50 The situation would be different before the ECOWAS Court of Justice, regarding the ECOWAS Democracy Protocol, because that court has a general “competence to adjudicate any dispute relating to … [t]he interpretation and application of the Treaty, Conventions and Protocols of the Community…” (emphasis added): art 3.1 of the Supplementary Protocol of 19 January 2005, amending the Protocol on the Community Court of Justice, new art 9 of that protocol. See for instance the case of Congrès pour la Démocratie et le Progrès (CDP) and Others v Burkina Faso. The applicants, political parties that new electoral legislation did not allow to compete in electoral processes, had invoked, inter alia, the violation of art (1)(i) of the ECOWAS Democracy Protocol, which provides, among other things, that political parties “shall participate freely and without hindrance or discrimination in any electoral process”. The court decided indeed that Burkina Faso's Electoral Code, as modified by the new law of 7 April 2015, violates the right to participate freely in elections and ordered Burkina Faso to remove all obstacles following upon that modification: judgment of 13 July 2015, para 38, available at: <http://www.courtecowas.org/site2012/pdf_files/decisions/judgements/2015/Aff_CDP_c_l_Etat_du_Burkina.pdf> (last accessed 15 February 2019). On the other hand, it is worth noting that the Pact on Security, Stability and Development in the Great Lakes Region (of 14–15 December 2006) is an example of a treaty that vests (in art 29) the “African Court of Justice” with jurisdiction to settle disputes arising from its interpretation and application, where non-judicial disputes settlement means have failed. Interestingly, one of the protocols to the pact (which are an integral part of it) is the Protocol on Democracy and Good Governance of 1 December 2006. It is however not clear to which African court this refers. See: <http://www.icglr.org/images/Pact%20ICGLR%20Amended%2020122.pdf> (last accessed 15 February 2019).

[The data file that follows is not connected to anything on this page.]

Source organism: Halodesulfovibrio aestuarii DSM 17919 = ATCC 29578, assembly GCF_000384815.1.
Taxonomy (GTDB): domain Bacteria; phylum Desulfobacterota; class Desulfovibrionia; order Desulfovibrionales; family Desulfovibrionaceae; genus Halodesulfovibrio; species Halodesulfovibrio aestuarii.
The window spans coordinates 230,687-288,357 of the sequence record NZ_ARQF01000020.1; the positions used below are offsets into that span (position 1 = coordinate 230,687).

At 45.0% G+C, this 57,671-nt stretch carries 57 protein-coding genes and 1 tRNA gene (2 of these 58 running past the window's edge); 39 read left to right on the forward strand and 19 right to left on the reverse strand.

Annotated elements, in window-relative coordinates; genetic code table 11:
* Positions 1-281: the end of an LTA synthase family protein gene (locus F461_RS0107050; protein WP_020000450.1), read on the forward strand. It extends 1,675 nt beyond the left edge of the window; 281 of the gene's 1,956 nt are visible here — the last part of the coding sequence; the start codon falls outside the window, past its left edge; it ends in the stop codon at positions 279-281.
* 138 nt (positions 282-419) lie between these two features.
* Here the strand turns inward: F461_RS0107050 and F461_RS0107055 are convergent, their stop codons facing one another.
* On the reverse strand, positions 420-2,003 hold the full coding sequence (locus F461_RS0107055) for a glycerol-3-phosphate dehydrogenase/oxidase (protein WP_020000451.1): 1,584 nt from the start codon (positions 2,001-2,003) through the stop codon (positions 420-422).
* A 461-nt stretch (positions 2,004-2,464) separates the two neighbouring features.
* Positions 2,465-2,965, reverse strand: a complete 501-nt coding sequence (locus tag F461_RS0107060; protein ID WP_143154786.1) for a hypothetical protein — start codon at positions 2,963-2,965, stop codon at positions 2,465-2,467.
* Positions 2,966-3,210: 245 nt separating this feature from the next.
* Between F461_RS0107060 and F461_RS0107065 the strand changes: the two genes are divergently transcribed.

51 It is noteworthy that the court to which art 45 of the ACDEG relates is the African Court of Justice and Human Rights, established by virtue of the Protocol on the Statute of the African Court of Justice and Human Rights of 1 July 2008, which has not yet come into force, available at: <https://au.int/sites/default/files/treaties/7792-treaty-0035_-_protocol_on_the_statute_of_the_african_court_of_justice_and_human_rights_e.pdf> (last accessed 15 February 2019).

52 APDH v Côte d'Ivoire, above at note 35, para 70.

53 Id, paras 64–65. In this case, the applicants formulated their claims in the form of a right to have impartial and independent national electoral bodies (reply, sec B), but the ACtHPR did not use the same language and did not follow the same approach. In his separate opinion, Judge Fatsah Ouguergouz seems to maintain (in para 34) that it was not necessary for the ACtHPR to rely on the African Charter and the ECOWAS Democracy Protocol from the time the court found that the ACDEG was a human rights instrument, and that it would have been sufficient for it to interpret and apply the latter.

54 Some of the provisions that pertain to commitments to promote democracy, good governance and the rule of law, as listed in notes 24–26 above, might be of such a nature.

55 On the extensive scope of the ACtHPR's material jurisdiction in advisory matters, see, inter alia, Ondoua, AArticle 4: Avis consultatifs” [Article 4: Advisory opinions] in Kamto, M (ed) La Charte Africaine des Droits de l'Homme et des Peuples et le Protocole y Relatif Portant Création de la Cour Africaine des Droits de l'Homme, Commentaire Article par Article (2011, Bruylant) 1259.